Sunday at Scarboro – Dec 30, 2018

Worship Start Time: 10:30am
Theme: 1st Sunday after Christmas - ...and now what?

Come to Scarboro as we worship together every Sunday at 10:30am. We will have the coffee on at 10, so come early and catch up with your community. After the hustle & bustle of the holiday season, come to Scarboro as we look ahead to what comes next.


December 30: And Now What?

Rev. Lee Spice

Like quite a few people, but not everyone, I had the chance to take a little time off between Christmas and New Year’s.  After I had completed the Herald’s mammoth crossword puzzle, and most others in the paper, I read a small book about leaving one’s congregation, answered some emails, went for some walks, made an attempt to finish the three or four books that I’ve started…and then began to think about the whole Christmas experience.

The tree has not even begun to seriously drop its needles, and it feels like it’s time to move on.

In the world of the polity of the United Church, to which I am inexplicably being called, there is a collective anxiety concerning the new system of governance.  Presbytery and Conference no longer exist, and our new region, Chinook Winds is officially born January 1.

I’ve already been doing some work for the region, and find myself caught in the space between making decisions that used to be accompanied by the ubiquitous United Church “forms,” but are soon going to be enabled by uploading information to the magical new computer information mega-brain called “ChurchHub.”  I am a little skeptical.

It’s an “in-between, don’t know exactly what’s next” space.

I wonder how many others are caught in this in-between feeling, especially at this time of year.

The run-up to Christmas takes a lot of energy and requires so much attention.  I challenge you to ask any church worker or musician how much sleep they were averaging before Christmas.  That doesn’t include everyone who was trying to get gifts or prepare for out-of-town guests.

There’s a lot going on, and then – boom!- Christmas arrives and we anachronistically sing “Silent Night,” and, not including the next day’s frenzy of gift-opening and Christmas dinners, it’s pretty much over.

Seems like an awful lot of trouble for it just to be over.

I have to ask this question: How has the Holy Birth changed the world?

O, yes, having Christianity in the world has changed the course of history, but how has this story of the Holy, being born into the muck and mire of the lives of ordinary people change the world?

I am thinking of the second verse of O Holy Night:

 

Truly, he taught us to love one another.

His law is love, and his gospel is peace.

Chains shall he break, for the slave is my brother,

and in his name all oppression shall cease.

 

Well, that didn’t happen overnight, did it?  Although, I think that the hymn has the right idea.  There’s a Facebook meme that has been circulating, and it goes something like this: “So you want to put Christ back into Christmas?  Then feed the hungry, clothe the naked, forgive the guilty, care for the marginalized, comfort the afflicted, welcome the stranger, visit the sick and love your enemies.”

That’s the point, isn’t it?  We, like the early Christian community, had and have the expectation that Christ was all about changing the world.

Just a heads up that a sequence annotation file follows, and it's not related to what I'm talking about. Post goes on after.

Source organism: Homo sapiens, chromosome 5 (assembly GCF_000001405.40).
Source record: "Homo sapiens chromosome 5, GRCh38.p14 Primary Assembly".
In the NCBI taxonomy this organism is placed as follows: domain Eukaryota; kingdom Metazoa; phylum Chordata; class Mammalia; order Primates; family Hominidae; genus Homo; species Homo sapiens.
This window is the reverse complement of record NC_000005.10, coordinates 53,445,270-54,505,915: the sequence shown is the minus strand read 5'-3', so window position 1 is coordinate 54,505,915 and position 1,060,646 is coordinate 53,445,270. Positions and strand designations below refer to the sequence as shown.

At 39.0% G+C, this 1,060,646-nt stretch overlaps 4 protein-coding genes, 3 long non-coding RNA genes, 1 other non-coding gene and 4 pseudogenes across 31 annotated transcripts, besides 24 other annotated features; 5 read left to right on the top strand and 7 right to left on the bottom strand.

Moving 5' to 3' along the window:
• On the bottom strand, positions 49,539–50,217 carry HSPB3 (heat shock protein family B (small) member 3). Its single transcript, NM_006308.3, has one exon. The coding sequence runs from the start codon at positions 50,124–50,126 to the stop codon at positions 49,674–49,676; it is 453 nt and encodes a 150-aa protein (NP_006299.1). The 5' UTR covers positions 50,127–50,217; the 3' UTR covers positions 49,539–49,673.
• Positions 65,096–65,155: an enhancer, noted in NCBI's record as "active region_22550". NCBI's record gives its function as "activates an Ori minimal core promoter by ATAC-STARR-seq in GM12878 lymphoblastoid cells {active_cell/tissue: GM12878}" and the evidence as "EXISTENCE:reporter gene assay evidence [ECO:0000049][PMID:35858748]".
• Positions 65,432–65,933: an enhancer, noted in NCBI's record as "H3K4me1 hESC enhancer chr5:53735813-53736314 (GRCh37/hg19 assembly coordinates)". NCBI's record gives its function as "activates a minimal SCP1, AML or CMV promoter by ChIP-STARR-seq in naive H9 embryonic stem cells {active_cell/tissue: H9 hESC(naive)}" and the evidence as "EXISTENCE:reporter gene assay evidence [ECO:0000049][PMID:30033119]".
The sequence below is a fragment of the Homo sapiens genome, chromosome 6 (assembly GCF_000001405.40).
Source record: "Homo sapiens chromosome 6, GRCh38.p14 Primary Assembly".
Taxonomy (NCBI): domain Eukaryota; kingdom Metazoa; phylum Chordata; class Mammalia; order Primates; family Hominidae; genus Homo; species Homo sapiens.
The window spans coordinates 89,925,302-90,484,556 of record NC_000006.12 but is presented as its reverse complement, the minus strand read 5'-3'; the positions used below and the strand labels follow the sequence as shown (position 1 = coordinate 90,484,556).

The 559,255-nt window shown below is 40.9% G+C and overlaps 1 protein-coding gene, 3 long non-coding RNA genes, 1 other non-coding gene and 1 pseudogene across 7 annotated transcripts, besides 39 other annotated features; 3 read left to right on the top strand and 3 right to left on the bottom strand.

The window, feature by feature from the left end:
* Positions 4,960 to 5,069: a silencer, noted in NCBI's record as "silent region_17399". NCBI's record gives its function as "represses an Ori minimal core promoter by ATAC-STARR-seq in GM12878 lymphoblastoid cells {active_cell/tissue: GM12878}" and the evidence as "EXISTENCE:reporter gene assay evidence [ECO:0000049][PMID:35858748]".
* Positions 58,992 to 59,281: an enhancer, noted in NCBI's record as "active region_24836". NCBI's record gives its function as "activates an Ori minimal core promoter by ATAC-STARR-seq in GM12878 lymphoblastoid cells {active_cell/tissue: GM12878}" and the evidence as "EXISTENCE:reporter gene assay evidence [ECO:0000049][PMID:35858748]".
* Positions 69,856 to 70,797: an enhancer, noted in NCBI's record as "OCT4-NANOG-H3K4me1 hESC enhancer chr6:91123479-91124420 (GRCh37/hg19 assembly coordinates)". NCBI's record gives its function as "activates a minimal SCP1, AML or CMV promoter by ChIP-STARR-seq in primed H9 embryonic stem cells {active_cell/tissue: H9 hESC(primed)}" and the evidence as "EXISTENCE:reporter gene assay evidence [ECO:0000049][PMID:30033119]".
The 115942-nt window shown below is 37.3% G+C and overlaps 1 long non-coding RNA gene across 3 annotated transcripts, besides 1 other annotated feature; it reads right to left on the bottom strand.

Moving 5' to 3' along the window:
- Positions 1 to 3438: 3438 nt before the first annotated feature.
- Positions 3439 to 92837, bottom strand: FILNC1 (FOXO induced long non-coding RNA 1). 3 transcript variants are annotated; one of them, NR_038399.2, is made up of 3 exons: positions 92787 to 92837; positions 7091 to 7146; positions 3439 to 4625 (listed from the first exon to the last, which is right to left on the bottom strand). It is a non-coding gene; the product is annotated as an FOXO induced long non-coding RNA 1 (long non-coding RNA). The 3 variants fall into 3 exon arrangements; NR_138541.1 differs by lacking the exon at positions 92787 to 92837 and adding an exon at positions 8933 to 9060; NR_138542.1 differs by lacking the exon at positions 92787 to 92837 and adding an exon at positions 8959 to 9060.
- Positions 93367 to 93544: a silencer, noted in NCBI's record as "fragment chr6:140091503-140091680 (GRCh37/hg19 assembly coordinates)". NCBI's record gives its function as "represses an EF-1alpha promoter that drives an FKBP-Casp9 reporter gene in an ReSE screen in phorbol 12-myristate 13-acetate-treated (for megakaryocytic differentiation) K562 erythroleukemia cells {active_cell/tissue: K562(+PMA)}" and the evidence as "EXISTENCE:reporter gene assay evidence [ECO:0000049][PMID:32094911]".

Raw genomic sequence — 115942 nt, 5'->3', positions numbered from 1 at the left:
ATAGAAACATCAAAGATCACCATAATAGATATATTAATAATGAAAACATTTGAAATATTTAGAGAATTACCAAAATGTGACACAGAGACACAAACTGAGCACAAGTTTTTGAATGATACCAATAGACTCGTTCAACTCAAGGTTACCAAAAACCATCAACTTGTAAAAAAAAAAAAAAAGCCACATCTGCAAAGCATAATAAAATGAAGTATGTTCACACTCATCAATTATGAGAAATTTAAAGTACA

On Christmas Eve, we talked about how the story of The Holy being born into the marginalized population was world-changing in itself.  It was a political statement about the dream of the Realm of God, a world where chains are broken and slaves become kindred and oppression ceases.

This scripture that we just read was written before that story of the Bethlehem birth even came to be.  The Apostle Paul, if he wrote this letter (we’re not sure), was writing to a young church that was formed out of small communities or house churches.

What the Apostle Paul was trying to get across to the young communities was that the way you knew that Christ was at the centre of the community was in how you treated each other.  It was in the relationships.

Imagine that.  That the basic fundamental bedrock belief was not about what you believed at all, but how you treated each other.

It’s just that simple.  In our relationships, in our homes, in our communities, and in our world.

Folks, we are in the in-between times.  We are in-between the birth of God’s Love among us, and the coming again, where every heart is filled with that Love.

We are in between the realization that the Holy is among us, and the time when the whole world opens its heart to the Holy.

And we are in between two stories – the one that tells us about a child in Bethlehem who will change the world, and the time when the world is actually changed.

How are you going to manage in this in-between time?

[one minute to think; a couple minutes to answer]

Finish with:

Colossians 3:12-17 New Revised Standard Version (NRSV)

12 As God’s chosen ones, holy and beloved, clothe yourselves with compassion, kindness, humility, meekness, and patience. 13 Bear with one another and, if anyone has a complaint against another, forgive each other; just as the Lord[a] has forgiven you, so you also must forgive. 14 Above all, clothe yourselves with love, which binds everything together in perfect harmony. 15 And let the peace of Christ rule in your hearts, to which indeed you were called in the one body. And be thankful. 16 Let the word of Christ[b] dwell in you richly; teach and admonish one another in all wisdom; and with gratitude in your hearts sing psalms, hymns, and spiritual songs to God.[c] 17 And whatever you do, in word or deed, do everything in the name of the Lord Jesus, giving thanks to God the Father through him.

 

 

 

 

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